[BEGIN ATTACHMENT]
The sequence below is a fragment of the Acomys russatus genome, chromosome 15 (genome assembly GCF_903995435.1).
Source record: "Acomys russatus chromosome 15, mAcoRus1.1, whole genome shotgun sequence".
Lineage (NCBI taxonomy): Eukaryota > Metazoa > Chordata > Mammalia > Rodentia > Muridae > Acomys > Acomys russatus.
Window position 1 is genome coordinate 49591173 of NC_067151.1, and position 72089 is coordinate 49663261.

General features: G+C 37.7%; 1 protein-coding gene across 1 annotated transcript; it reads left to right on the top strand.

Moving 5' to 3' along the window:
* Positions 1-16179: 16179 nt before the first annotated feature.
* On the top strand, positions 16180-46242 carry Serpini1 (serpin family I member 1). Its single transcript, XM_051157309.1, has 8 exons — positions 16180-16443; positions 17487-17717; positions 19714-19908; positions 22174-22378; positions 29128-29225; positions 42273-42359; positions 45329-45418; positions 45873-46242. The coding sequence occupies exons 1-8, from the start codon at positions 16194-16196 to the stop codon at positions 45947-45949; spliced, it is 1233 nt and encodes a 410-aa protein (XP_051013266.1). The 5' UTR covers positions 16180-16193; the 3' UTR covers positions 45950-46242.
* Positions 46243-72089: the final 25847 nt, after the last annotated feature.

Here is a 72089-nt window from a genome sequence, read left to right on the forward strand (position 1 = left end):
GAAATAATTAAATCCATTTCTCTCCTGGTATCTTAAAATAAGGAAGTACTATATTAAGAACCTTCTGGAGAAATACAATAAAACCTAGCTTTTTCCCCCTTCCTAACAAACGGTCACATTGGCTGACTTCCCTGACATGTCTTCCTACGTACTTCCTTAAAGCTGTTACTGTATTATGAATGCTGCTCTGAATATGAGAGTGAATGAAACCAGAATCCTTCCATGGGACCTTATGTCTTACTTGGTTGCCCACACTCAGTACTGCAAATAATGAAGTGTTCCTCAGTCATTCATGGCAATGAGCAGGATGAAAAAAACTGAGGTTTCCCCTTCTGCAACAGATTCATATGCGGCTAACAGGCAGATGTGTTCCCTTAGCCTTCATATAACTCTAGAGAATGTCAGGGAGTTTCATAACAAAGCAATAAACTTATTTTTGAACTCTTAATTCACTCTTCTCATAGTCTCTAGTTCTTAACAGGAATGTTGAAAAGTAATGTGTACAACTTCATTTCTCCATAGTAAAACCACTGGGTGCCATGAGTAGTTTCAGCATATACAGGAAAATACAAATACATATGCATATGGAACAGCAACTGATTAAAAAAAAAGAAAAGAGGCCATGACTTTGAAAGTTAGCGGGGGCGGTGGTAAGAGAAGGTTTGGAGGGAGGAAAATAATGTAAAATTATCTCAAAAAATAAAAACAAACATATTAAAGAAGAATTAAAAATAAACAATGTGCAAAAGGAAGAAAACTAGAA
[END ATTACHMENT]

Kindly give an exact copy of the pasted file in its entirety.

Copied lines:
The sequence below is a fragment of the Acomys russatus genome, chromosome 15 (genome assembly GCF_903995435.1).
Source record: "Acomys russatus chromosome 15, mAcoRus1.1, whole genome shotgun sequence".
Lineage (NCBI taxonomy): Eukaryota > Metazoa > Chordata > Mammalia > Rodentia > Muridae > Acomys > Acomys russatus.
Window position 1 is genome coordinate 49591173 of NC_067151.1, and position 72089 is coordinate 49663261.

General features: G+C 37.7%; 1 protein-coding gene across 1 annotated transcript; it reads left to right on the top strand.

Moving 5' to 3' along the window:
* Positions 1-16179: 16179 nt before the first annotated feature.
* On the top strand, positions 16180-46242 carry Serpini1 (serpin family I member 1). Its single transcript, XM_051157309.1, has 8 exons — positions 16180-16443; positions 17487-17717; positions 19714-19908; positions 22174-22378; positions 29128-29225; positions 42273-42359; positions 45329-45418; positions 45873-46242. The coding sequence occupies exons 1-8, from the start codon at positions 16194-16196 to the stop codon at positions 45947-45949; spliced, it is 1233 nt and encodes a 410-aa protein (XP_051013266.1). The 5' UTR covers positions 16180-16193; the 3' UTR covers positions 45950-46242.
* Positions 46243-72089: the final 25847 nt, after the last annotated feature.

Here is a 72089-nt window from a genome sequence, read left to right on the forward strand (position 1 = left end):
GAAATAATTAAATCCATTTCTCTCCTGGTATCTTAAAATAAGGAAGTACTATATTAAGAACCTTCTGGAGAAATACAATAAAACCTAGCTTTTTCCCCCTTCCTAACAAACGGTCACATTGGCTGACTTCCCTGACATGTCTTCCTACGTACTTCCTTAAAGCTGTTACTGTATTATGAATGCTGCTCTGAATATGAGAGTGAATGAAACCAGAATCCTTCCATGGGACCTTATGTCTTACTTGGTTGCCCACACTCAGTACTGCAAATAATGAAGTGTTCCTCAGTCATTCATGGCAATGAGCAGGATGAAAAAAACTGAGGTTTCCCCTTCTGCAACAGATTCATATGCGGCTAACAGGCAGATGTGTTCCCTTAGCCTTCATATAACTCTAGAGAATGTCAGGGAGTTTCATAACAAAGCAATAAACTTATTTTTGAACTCTTAATTCACTCTTCTCATAGTCTCTAGTTCTTAACAGGAATGTTGAAAAGTAATGTGTACAACTTCATTTCTCCATAGTAAAACCACTGGGTGCCATGAGTAGTTTCAGCATATACAGGAAAATACAAATACATATGCATATGGAACAGCAACTGATTAAAAAAAAAGAAAAGAGGCCATGACTTTGAAAGTTAGCGGGGGCGGTGGTAAGAGAAGGTTTGGAGGGAGGAAAATAATGTAAAATTATCTCAAAAAATAAAAACAAACATATTAAAGAAGAATTAAAAATAAACAATGTGCAAAAGGAAGAAAACTAGAA